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Treatment resistant malaria reported in the UK in traveller returning from Uganda

22 Feb 2023

The UK Health Security Agency has reported a case of drug resistant malaria (malaria which is not responding to treatment), in a UK traveller who returned from Uganda in September 2022.

Artemisinin-based combination therapy (ACT) is the name of the recommended malaria treatment in the UK against the most serious type of malaria, often called 'falciparum' malaria'. Previous cases of drug resistance against ACT have been reported in South East Asia and Africa, but this is the first time drug resistance has been detected against this important malaria treatment drug in the UK.

UK malaria laboratories are monitoring closely for further evidence of malaria treatment failure and have issued advice for health professionals if they suspect further cases.

Drug resistance occurs when organisms which cause a disease or condition develop the ability to defeat the drugs designed to kill or inactive them. This threatens our ability to treat common infectious diseases, and is an important reminder on why we need to protect ourselves against malaria whenever travelling abroad to a malaria-risk region.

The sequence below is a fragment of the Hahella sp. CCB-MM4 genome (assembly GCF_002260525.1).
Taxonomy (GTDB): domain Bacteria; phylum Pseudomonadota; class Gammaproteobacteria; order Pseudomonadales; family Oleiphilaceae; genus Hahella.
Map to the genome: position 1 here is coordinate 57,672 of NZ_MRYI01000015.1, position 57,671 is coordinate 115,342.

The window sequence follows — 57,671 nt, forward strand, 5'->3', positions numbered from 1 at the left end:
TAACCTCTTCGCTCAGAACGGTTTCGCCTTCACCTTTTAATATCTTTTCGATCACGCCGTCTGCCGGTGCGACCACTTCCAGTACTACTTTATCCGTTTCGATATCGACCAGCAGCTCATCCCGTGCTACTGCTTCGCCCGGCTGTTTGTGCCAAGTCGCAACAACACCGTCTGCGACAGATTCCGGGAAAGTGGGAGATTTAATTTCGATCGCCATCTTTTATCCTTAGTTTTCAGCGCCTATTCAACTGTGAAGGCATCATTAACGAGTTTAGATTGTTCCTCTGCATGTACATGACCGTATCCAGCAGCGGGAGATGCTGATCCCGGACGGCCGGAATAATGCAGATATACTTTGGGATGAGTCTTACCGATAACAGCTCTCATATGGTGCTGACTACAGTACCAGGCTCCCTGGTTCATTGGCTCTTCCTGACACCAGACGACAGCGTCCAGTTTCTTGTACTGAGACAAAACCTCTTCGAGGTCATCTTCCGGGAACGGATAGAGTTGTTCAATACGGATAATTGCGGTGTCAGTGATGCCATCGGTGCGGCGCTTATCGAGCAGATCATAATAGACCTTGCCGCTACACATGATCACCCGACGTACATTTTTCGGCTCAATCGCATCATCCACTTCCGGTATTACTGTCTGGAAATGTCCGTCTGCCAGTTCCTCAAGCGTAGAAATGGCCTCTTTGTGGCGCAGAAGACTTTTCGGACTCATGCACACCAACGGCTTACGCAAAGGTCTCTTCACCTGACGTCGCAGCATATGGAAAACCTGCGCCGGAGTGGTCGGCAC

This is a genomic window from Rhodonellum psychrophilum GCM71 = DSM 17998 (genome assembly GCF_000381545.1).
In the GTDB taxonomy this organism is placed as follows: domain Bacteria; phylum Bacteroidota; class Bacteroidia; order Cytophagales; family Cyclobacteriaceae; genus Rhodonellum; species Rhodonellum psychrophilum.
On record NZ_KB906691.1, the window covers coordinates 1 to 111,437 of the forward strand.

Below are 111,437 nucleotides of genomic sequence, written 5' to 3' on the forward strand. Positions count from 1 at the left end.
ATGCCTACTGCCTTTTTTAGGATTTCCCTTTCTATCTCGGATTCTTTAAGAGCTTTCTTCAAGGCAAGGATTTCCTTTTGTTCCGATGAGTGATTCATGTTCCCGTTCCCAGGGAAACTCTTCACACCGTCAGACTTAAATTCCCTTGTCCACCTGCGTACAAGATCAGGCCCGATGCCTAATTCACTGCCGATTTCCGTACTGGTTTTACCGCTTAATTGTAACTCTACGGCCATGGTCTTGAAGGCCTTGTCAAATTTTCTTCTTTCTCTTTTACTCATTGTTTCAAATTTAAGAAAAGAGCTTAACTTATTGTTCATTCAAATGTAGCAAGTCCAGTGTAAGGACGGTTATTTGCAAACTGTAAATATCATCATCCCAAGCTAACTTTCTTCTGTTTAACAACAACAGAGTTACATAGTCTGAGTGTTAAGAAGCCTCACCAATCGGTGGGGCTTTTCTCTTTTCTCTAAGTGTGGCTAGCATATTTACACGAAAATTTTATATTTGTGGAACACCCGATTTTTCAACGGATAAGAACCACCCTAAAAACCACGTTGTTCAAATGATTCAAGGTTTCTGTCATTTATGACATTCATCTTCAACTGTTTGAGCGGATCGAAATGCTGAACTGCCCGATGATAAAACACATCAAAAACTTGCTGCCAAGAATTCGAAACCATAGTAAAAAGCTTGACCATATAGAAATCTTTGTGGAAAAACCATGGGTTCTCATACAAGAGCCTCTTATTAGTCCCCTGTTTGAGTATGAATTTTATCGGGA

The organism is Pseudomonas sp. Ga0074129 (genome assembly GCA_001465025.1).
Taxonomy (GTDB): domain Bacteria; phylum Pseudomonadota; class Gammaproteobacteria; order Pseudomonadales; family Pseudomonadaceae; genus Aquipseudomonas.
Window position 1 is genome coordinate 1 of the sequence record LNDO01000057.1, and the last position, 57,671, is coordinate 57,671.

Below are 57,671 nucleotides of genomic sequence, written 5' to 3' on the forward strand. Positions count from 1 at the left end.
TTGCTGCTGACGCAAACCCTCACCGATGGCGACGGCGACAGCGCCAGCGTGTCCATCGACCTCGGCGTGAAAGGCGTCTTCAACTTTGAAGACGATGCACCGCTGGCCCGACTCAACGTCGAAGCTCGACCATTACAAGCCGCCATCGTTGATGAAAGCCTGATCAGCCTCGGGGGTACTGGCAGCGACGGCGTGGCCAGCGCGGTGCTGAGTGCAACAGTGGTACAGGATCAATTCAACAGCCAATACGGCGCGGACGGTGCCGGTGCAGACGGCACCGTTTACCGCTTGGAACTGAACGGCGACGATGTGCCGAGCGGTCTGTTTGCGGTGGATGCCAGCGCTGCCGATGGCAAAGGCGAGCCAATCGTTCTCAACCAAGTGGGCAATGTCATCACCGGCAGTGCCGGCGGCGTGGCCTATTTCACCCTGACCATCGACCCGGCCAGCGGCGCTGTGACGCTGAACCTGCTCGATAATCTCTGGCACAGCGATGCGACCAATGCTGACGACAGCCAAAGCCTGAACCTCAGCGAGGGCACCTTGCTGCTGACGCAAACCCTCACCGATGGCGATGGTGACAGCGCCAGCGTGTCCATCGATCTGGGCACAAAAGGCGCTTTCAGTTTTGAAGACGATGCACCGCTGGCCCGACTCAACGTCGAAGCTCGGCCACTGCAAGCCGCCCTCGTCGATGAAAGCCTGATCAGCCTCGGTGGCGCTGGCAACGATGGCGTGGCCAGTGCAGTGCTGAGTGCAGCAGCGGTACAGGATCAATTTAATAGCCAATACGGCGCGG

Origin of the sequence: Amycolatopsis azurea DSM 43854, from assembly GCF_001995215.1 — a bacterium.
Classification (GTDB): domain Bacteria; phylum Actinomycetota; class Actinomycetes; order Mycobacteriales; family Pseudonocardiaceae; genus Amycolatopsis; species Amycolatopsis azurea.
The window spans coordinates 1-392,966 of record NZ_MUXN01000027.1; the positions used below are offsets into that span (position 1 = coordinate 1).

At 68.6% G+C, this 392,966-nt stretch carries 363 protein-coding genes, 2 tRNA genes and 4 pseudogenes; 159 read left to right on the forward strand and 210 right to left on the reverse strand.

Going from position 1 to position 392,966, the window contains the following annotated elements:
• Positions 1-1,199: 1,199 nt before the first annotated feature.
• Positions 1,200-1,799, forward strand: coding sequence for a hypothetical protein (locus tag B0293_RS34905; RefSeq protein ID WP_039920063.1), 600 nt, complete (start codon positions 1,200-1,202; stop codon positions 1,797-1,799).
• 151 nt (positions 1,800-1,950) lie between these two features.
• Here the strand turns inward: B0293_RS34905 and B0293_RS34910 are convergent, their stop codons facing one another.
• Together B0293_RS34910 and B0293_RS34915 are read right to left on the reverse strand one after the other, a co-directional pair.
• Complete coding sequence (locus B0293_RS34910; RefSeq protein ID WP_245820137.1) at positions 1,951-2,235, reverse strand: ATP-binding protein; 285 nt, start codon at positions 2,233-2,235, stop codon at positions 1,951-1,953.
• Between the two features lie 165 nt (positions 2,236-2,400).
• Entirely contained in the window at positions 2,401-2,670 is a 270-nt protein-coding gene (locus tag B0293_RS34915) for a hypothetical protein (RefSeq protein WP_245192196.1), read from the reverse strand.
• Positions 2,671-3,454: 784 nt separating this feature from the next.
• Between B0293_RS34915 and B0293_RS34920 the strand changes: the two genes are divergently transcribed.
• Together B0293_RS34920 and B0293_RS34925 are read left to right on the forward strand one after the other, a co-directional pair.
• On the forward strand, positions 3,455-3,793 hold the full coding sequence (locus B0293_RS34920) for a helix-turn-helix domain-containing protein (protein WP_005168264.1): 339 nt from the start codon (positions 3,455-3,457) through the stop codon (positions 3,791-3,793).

Advice for travellers

Before travelling abroad, find out if there is a risk of malaria in the country you intend to visit on the malaria section on each country page:

  • If malaria is present, there will also be a map showing the malaria-affected areas in that country.
  • Be aware that the risk of malaria can vary within different parts of the same country, between neighbouring countries, and at different times of year.

Everyone who visits a country where malaria is present is at risk of catching malaria. Some groups of people are at increased risk of catching malaria because of the type of travel they are undertaking. There are also groups of people who are at an increased risk of developing severe malaria if they catch the infection.

In addition make sure you are aware of:

If you develop a high temperature (fever) +/- any other symptoms whilst abroad, or after returning home from a malaria-risk country you should always seek urgent medical assessment, even if it is up to one month after returning home to the UK.  Always make sure you tell the health care professional that you have recently travelled to a malaria-affected country.